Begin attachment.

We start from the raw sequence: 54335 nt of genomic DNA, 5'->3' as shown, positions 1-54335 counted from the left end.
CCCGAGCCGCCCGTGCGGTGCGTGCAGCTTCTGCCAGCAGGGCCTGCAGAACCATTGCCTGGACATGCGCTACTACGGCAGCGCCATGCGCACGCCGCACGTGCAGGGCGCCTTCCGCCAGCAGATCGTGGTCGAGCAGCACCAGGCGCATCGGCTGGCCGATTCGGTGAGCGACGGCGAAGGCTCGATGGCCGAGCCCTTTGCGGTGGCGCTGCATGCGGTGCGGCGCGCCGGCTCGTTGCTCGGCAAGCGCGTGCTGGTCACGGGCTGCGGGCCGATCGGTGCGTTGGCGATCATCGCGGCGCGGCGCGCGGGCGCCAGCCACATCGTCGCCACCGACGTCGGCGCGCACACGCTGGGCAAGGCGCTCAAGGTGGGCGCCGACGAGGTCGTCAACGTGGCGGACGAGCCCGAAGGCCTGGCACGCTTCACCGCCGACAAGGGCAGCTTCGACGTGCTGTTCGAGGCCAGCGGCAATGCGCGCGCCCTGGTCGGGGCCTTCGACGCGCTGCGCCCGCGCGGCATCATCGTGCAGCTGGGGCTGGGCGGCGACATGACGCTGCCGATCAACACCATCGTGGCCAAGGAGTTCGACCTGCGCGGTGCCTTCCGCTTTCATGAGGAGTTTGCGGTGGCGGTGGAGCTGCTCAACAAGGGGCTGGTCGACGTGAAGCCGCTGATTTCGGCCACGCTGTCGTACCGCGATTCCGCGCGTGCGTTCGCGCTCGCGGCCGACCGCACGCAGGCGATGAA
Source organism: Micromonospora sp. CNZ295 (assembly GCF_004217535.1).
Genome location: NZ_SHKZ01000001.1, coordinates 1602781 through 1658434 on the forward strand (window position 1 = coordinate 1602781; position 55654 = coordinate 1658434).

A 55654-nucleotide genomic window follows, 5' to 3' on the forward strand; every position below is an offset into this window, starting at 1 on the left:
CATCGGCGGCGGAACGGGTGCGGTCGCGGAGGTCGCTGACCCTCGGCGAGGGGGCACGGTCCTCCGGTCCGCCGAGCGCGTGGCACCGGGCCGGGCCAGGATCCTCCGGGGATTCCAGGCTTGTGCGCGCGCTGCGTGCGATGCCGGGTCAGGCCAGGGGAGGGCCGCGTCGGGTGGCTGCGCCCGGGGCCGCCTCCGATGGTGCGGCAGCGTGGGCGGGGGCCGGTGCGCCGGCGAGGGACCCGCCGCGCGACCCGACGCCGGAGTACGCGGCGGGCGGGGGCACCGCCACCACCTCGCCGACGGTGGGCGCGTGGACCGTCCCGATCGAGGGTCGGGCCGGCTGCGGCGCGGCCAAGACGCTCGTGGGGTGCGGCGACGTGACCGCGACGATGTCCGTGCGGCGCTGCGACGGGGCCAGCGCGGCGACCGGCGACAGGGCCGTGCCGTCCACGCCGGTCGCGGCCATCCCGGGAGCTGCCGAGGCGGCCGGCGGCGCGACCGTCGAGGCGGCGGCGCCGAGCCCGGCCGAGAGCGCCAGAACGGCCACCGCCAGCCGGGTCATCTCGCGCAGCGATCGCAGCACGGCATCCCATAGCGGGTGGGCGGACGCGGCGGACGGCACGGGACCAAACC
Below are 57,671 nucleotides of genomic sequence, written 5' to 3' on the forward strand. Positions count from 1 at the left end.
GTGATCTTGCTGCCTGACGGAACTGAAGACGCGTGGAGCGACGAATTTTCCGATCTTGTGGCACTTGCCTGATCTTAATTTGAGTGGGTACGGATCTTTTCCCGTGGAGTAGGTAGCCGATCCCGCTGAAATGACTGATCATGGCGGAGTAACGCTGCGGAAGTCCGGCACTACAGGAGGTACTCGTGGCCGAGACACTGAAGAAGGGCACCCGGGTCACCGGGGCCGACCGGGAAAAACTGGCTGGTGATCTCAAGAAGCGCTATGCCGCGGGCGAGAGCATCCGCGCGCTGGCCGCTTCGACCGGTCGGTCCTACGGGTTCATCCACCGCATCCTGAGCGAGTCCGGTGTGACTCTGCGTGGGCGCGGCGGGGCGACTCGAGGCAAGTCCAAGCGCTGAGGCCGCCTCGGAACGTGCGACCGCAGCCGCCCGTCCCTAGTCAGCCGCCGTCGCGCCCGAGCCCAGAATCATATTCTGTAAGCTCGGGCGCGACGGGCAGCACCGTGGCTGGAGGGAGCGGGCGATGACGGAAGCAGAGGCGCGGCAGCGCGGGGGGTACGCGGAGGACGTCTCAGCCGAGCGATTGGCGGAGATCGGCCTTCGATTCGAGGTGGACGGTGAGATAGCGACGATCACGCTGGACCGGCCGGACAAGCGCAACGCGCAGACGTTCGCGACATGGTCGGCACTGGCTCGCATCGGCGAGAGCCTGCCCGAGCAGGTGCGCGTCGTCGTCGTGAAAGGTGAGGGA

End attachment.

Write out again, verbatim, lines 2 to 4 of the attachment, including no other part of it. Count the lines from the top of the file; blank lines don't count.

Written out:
CCCGAGCCGCCCGTGCGGTGCGTGCAGCTTCTGCCAGCAGGGCCTGCAGAACCATTGCCTGGACATGCGCTACTACGGCAGCGCCATGCGCACGCCGCACGTGCAGGGCGCCTTCCGCCAGCAGATCGTGGTCGAGCAGCACCAGGCGCATCGGCTGGCCGATTCGGTGAGCGACGGCGAAGGCTCGATGGCCGAGCCCTTTGCGGTGGCGCTGCATGCGGTGCGGCGCGCCGGCTCGTTGCTCGGCAAGCGCGTGCTGGTCACGGGCTGCGGGCCGATCGGTGCGTTGGCGATCATCGCGGCGCGGCGCGCGGGCGCCAGCCACATCGTCGCCACCGACGTCGGCGCGCACACGCTGGGCAAGGCGCTCAAGGTGGGCGCCGACGAGGTCGTCAACGTGGCGGACGAGCCCGAAGGCCTGGCACGCTTCACCGCCGACAAGGGCAGCTTCGACGTGCTGTTCGAGGCCAGCGGCAATGCGCGCGCCCTGGTCGGGGCCTTCGACGCGCTGCGCCCGCGCGGCATCATCGTGCAGCTGGGGCTGGGCGGCGACATGACGCTGCCGATCAACACCATCGTGGCCAAGGAGTTCGACCTGCGCGGTGCCTTCCGCTTTCATGAGGAGTTTGCGGTGGCGGTGGAGCTGCTCAACAAGGGGCTGGTCGACGTGAAGCCGCTGATTTCGGCCACGCTGTCGTACCGCGATTCCGCGCGTGCGTTCGCGCTCGCGGCCGACCGCACGCAGGCGATGAA
Source organism: Micromonospora sp. CNZ295 (assembly GCF_004217535.1).
Genome location: NZ_SHKZ01000001.1, coordinates 1602781 through 1658434 on the forward strand (window position 1 = coordinate 1602781; position 55654 = coordinate 1658434).